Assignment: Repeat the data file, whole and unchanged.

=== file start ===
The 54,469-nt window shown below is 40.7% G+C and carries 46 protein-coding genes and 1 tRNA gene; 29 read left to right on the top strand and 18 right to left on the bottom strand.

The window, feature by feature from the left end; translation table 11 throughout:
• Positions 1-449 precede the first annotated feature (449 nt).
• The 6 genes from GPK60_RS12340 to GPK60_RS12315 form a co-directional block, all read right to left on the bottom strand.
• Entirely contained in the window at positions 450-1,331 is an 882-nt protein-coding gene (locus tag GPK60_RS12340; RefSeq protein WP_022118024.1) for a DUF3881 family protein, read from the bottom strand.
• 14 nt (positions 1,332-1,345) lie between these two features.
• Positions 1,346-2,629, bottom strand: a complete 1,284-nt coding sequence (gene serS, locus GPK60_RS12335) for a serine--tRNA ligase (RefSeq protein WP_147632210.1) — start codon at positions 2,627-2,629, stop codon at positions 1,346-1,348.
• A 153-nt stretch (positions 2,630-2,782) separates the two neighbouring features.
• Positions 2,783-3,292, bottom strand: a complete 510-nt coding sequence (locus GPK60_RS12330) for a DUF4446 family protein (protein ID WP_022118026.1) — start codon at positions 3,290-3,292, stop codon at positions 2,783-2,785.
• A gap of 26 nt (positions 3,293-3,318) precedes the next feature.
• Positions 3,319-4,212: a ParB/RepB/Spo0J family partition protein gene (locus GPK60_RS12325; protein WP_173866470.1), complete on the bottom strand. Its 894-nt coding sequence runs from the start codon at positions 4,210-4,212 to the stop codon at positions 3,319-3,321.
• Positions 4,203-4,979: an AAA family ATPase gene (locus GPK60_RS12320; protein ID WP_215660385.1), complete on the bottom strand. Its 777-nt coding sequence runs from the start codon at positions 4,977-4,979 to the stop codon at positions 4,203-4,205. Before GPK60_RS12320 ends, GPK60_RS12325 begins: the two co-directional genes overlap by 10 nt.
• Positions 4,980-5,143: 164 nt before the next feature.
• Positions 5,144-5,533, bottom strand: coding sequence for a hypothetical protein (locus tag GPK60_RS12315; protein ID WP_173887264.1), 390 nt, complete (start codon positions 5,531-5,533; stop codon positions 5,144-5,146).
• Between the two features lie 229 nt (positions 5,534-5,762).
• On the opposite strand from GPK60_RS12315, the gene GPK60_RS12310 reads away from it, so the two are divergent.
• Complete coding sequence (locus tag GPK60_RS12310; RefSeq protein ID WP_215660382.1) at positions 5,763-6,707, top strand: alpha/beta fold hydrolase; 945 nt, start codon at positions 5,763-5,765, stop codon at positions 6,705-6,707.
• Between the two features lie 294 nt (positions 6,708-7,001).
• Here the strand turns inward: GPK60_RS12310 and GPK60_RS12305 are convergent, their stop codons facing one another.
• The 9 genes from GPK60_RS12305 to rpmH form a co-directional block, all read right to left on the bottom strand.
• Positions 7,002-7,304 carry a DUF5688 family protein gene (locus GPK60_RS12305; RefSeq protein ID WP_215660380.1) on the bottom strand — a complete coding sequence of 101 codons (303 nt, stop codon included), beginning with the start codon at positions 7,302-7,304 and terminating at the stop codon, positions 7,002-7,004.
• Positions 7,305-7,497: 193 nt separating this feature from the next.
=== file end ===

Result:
The 54,469-nt window shown below is 40.7% G+C and carries 46 protein-coding genes and 1 tRNA gene; 29 read left to right on the top strand and 18 right to left on the bottom strand.

The window, feature by feature from the left end; translation table 11 throughout:
• Positions 1-449 precede the first annotated feature (449 nt).
• The 6 genes from GPK60_RS12340 to GPK60_RS12315 form a co-directional block, all read right to left on the bottom strand.
• Entirely contained in the window at positions 450-1,331 is an 882-nt protein-coding gene (locus tag GPK60_RS12340; RefSeq protein WP_022118024.1) for a DUF3881 family protein, read from the bottom strand.
• 14 nt (positions 1,332-1,345) lie between these two features.
• Positions 1,346-2,629, bottom strand: a complete 1,284-nt coding sequence (gene serS, locus GPK60_RS12335) for a serine--tRNA ligase (RefSeq protein WP_147632210.1) — start codon at positions 2,627-2,629, stop codon at positions 1,346-1,348.
• A 153-nt stretch (positions 2,630-2,782) separates the two neighbouring features.
• Positions 2,783-3,292, bottom strand: a complete 510-nt coding sequence (locus GPK60_RS12330) for a DUF4446 family protein (protein ID WP_022118026.1) — start codon at positions 3,290-3,292, stop codon at positions 2,783-2,785.
• A gap of 26 nt (positions 3,293-3,318) precedes the next feature.
• Positions 3,319-4,212: a ParB/RepB/Spo0J family partition protein gene (locus GPK60_RS12325; protein WP_173866470.1), complete on the bottom strand. Its 894-nt coding sequence runs from the start codon at positions 4,210-4,212 to the stop codon at positions 3,319-3,321.
• Positions 4,203-4,979: an AAA family ATPase gene (locus GPK60_RS12320; protein ID WP_215660385.1), complete on the bottom strand. Its 777-nt coding sequence runs from the start codon at positions 4,977-4,979 to the stop codon at positions 4,203-4,205. Before GPK60_RS12320 ends, GPK60_RS12325 begins: the two co-directional genes overlap by 10 nt.
• Positions 4,980-5,143: 164 nt before the next feature.
• Positions 5,144-5,533, bottom strand: coding sequence for a hypothetical protein (locus tag GPK60_RS12315; protein ID WP_173887264.1), 390 nt, complete (start codon positions 5,531-5,533; stop codon positions 5,144-5,146).
• Between the two features lie 229 nt (positions 5,534-5,762).
• On the opposite strand from GPK60_RS12315, the gene GPK60_RS12310 reads away from it, so the two are divergent.
• Complete coding sequence (locus tag GPK60_RS12310; RefSeq protein ID WP_215660382.1) at positions 5,763-6,707, top strand: alpha/beta fold hydrolase; 945 nt, start codon at positions 5,763-5,765, stop codon at positions 6,705-6,707.
• Between the two features lie 294 nt (positions 6,708-7,001).
• Here the strand turns inward: GPK60_RS12310 and GPK60_RS12305 are convergent, their stop codons facing one another.
• The 9 genes from GPK60_RS12305 to rpmH form a co-directional block, all read right to left on the bottom strand.
• Positions 7,002-7,304 carry a DUF5688 family protein gene (locus GPK60_RS12305; RefSeq protein ID WP_215660380.1) on the bottom strand — a complete coding sequence of 101 codons (303 nt, stop codon included), beginning with the start codon at positions 7,302-7,304 and terminating at the stop codon, positions 7,002-7,004.
• Positions 7,305-7,497: 193 nt separating this feature from the next.